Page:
"Everything that can go wrong will."
And it did. For the first five innings of yesterday's game, the Minnesota Twins were living proof that this law really does exist. Every ball fell in. Bloopers, liners, everything found a hole. Throws airmailed, balls misplayed, Rangers rounding the bases like they were kids racing the mascot during the seventh inning stretch. It was a comedy of errors that was full of errors and devoid of comedy.
Sure, Nick Blackburn was horrible. And yes, Jose Mijares continued his season-long implosion, while Chuck James matched him pitch-for-hittable-pitch. And you're right, the fielding was utterly atrocious. Delmon Young badly overthrew second base, Tsuyoshi Nishioka missed wildly on a routine throw to first, and Trevor Plouffe looked like the kid who's in right field in little league because the ball is never hit there on an awful misread. Mijares did himself no favors by booting a ground ball. But you don't do this badly without both terrible play and terrible luck.
By the time the fifth inning closed, the Twins trailed 18-1, having given up at least 3 runs in every inning. That's only the second time that's happened since 1920. You might be aware, but there have been a lot of baseball games played since then. Something in the neighborhood of 155,000. That means around 310,000 opportunities. And the Twins matched a measure of futility seen only once before.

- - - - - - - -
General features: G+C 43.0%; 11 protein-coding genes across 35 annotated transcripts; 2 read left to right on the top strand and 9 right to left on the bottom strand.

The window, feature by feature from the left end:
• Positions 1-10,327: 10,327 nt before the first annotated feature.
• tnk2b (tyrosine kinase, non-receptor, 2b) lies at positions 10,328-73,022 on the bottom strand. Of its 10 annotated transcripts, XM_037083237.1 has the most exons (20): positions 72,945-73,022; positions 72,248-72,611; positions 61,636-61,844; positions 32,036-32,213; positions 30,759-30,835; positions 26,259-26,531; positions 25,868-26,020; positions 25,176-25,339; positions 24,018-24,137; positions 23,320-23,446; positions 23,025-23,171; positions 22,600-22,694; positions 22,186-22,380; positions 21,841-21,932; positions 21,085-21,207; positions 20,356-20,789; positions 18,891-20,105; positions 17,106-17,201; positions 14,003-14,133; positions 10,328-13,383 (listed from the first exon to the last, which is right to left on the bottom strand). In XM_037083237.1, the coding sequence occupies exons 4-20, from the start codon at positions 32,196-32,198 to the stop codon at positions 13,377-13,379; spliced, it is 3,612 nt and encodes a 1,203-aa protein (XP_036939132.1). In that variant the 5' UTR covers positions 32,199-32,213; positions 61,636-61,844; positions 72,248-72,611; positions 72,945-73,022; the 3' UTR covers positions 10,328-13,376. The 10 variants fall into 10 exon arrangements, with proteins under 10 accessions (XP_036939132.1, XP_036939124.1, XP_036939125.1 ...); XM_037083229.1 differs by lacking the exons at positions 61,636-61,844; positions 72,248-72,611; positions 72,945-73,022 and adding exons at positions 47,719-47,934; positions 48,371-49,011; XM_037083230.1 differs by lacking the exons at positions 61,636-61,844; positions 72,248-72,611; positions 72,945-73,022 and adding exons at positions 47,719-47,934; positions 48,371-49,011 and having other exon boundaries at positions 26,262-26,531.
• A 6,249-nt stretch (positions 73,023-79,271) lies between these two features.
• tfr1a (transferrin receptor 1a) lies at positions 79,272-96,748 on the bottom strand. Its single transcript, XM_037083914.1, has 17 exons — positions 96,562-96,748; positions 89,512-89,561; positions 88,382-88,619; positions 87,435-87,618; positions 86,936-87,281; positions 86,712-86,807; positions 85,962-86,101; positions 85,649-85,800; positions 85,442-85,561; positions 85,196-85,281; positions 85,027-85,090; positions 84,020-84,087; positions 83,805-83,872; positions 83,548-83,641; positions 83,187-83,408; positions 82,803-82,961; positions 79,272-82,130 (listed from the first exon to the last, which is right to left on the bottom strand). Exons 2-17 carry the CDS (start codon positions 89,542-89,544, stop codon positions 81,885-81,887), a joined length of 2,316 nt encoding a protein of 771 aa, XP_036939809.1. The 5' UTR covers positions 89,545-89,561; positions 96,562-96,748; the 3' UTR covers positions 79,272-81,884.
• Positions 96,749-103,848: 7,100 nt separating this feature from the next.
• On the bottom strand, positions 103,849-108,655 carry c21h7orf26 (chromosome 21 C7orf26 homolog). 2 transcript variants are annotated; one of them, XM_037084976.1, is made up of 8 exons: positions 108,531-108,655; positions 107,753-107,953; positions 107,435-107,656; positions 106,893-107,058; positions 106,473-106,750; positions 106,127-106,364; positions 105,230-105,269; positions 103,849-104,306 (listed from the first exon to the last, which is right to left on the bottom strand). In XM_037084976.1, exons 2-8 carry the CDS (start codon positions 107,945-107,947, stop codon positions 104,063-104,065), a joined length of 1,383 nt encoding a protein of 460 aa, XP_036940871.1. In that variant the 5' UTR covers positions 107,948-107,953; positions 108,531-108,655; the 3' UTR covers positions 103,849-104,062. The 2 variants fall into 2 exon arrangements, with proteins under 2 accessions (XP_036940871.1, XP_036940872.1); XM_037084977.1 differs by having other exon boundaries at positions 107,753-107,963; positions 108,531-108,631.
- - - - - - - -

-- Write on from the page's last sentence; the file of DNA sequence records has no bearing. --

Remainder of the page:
The Twins had, at that point, managed to score one run, appropriately enough on a GIDP, and only after an error by the Rangers. By comparison, the Rangers had 18 runs on 22 hits. They had more runs (18) than outs (15). They had 14 singles, 6 doubles, and 2 home runs. Every Ranger except Chris Davis (more on him in a second) had multiple hits. Five of them had at least 3 hits. And one of them, Ian Kinsler, already had 4 hits. By the end of the game, every Rangers starter would have 3 hits, except Davis and Josh Hamilton, who was replaced.
Thank goodness for Davis, who went 0-6 while also making two errors at third base. While he was unable to grab a hit and had 2 of the Rangers' 4 strikeouts, his teammates batted .587 (27-for-46). One can only imagine what the damage would have been if Adrian Beltre had not been placed on the Disabled List a couple days ago...
It got so bad that Ron Gardenhire turned to Michael Cuddyer to pitch the bottom of the eighth inning. Despite no help from his defense, Cuddyer tossed a scoreless inning. The last out aptly came as Plouffe ran into Nishioka on a shallow pop fly; for the first time, something went right on the defensive side of the game, as Nishioka managed to hold on to the ball and end the misery.
In the end, though, it's only one game. Just a few weeks ago, the Twins opened a series with a 15-0 loss to the Dodgers, but came back and won the series anyways. Sure, combined with the Twins less than impressive homestand, their playoff chances truly look bleak. But it wasn't because of this one game--this game was just one of their 55 losses. And, one 20-6 loss where you give up a 2011 league-high 27 hits is not the worst thing that could happen, even in the scope of baseball. As Buster Olney tweeted after the fifth inning: the "Twins could console themselves with this thought: they are not the Mariners."
16 losses in a row? Check. Murphy's Law was in effect for the Twins last night, but it's been hounding the Mariners since before the All-Star break.
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